I set off down to Duncan Canyon itself with possibly a bit too much ice. I had stuffed ice down between my elbow and wrist which started to really hurt before long. The Canary Trails Events buff was working much better. It was a nice temperature for all of about 3 miles until I got down to the canyon itself - the ice had melted by then and I was bone dry again. I had been told to make the most of the creeks and had a good soak here. Not quite a full swim as I had my phone and passport in my backpack but helped to cool things down again. The moment was captured for posterity in possibly one of the worst race photos ever.

It was a solid chunk of climbing up to Robinson Flat and it was getting seriously hot. Oh and I was working my way up to 7,000ft for the aid station. I had a good chat with Steve who lived in Texas and worked in oil and gas on the way up plus I finally tracked down Dick from Crickhowell. My parents had noticed him on the start list and had asked about him but I hadn't met him before until now.

I ran out of water going up to Robinsons Flat and was massively struggling but pushed on as I figured I would only get more dehydrated if I hung around. This was a key milestone for me as I had split the race into 3 parts and this was the end of the high country and the start of the middle third. There was a massive aid station where with loads of people and a party atmosphere. It was 12:30 now and the sun was pretty hot but being up at 7,000ft probably helped take the edge off.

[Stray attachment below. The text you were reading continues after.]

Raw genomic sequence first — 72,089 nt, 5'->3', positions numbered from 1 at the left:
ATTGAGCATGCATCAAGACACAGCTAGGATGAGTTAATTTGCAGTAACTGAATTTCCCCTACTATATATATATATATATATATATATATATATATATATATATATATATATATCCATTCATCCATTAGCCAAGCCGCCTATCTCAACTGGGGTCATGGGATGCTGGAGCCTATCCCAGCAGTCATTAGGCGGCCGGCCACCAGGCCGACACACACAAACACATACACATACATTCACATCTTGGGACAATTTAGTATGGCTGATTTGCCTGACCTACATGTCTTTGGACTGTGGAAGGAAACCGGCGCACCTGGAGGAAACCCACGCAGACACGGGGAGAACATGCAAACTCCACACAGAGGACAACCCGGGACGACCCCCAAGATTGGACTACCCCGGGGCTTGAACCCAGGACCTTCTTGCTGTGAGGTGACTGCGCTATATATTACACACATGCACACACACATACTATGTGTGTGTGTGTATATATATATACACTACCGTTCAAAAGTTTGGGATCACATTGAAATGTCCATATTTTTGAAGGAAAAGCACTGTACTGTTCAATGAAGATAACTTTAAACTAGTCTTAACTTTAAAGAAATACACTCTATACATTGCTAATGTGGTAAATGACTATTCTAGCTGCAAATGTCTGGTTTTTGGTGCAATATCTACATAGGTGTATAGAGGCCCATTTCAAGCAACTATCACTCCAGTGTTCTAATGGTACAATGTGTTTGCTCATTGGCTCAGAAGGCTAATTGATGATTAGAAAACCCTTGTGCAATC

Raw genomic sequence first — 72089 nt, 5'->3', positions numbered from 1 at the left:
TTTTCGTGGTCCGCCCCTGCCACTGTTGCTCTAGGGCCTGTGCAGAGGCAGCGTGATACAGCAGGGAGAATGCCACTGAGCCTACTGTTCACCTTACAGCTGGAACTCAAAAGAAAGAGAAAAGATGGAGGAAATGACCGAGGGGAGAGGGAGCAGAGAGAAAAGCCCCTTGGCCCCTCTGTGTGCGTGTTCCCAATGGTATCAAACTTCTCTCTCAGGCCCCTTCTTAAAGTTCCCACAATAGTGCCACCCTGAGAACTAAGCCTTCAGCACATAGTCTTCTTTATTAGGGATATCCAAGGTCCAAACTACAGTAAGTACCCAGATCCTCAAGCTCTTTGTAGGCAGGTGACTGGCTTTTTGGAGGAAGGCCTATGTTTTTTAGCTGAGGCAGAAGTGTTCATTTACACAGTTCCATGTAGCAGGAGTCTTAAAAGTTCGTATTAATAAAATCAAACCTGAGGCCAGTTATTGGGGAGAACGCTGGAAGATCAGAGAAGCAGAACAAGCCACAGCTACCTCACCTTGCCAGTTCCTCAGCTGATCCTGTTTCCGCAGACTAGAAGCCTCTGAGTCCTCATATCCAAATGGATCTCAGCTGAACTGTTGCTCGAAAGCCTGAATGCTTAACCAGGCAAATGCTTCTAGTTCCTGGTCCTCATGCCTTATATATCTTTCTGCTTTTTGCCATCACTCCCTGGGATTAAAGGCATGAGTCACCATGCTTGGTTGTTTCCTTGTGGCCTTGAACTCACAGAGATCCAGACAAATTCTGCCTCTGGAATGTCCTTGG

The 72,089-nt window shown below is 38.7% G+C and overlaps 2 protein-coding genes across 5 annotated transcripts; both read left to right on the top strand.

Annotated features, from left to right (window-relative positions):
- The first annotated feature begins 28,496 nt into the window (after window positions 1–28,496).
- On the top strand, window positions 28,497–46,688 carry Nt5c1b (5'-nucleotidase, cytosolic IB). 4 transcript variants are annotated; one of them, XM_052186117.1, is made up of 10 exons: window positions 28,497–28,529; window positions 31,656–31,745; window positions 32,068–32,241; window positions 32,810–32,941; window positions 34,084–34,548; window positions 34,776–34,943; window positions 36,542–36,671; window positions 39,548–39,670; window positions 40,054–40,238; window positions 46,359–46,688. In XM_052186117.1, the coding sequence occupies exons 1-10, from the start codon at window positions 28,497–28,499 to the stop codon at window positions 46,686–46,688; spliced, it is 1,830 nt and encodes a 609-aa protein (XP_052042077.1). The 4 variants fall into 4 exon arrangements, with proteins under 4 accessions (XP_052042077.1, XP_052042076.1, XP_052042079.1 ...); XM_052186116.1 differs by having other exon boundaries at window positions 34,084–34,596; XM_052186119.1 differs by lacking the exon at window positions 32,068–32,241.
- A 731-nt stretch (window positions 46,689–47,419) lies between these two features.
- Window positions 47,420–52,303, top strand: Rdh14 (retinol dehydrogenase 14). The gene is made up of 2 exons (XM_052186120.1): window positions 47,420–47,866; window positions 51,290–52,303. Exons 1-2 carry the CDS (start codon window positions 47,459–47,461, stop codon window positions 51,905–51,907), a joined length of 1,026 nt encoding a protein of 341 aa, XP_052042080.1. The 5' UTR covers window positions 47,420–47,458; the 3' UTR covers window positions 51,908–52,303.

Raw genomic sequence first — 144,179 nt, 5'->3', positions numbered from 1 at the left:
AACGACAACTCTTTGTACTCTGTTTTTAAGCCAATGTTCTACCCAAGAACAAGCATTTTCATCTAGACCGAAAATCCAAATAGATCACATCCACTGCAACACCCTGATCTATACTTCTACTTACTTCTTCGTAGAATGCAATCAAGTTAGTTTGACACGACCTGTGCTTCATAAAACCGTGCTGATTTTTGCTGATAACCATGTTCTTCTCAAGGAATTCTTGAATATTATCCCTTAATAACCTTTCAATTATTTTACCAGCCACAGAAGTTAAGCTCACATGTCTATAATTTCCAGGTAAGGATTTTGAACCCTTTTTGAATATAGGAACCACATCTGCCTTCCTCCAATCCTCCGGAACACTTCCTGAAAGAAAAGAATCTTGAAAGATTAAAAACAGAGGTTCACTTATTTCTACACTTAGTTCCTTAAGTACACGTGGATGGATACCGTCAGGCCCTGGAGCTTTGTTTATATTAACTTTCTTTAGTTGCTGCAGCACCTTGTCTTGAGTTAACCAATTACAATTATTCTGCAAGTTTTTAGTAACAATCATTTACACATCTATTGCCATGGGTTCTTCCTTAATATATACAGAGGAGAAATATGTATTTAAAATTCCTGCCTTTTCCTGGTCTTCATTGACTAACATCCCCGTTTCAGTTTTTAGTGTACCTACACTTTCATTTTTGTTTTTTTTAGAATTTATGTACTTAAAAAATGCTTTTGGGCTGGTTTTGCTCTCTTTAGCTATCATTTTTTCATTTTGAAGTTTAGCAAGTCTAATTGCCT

The thing I found quite strange was that at no point in the race did I really feel sweaty. It was clearly high temperatures but low humidity so any sweat or water evaporated quickly - certainly faster than I was sweating.

I had my first drop bag here. Amusingly I ended up putting more into my drop bag than I took out. Jill and Simon had very kindly taken my bag to the finish line hotel so I had spent the previous night with just me race kit. My only luxuries I had kept behind was a toothbrush and deodorant which both were put back in my drop bag as I would need them when I finished.

I had considered changing shoes here and packed some in my drop bag but decided to stick with the ones I was wearing. I had worn them round Lakeland 100 without issues so figured it was best not to fix what wasn't broken. The first 70 miles probably justified lighter trail shoes but I was fine with slightly chunkier one.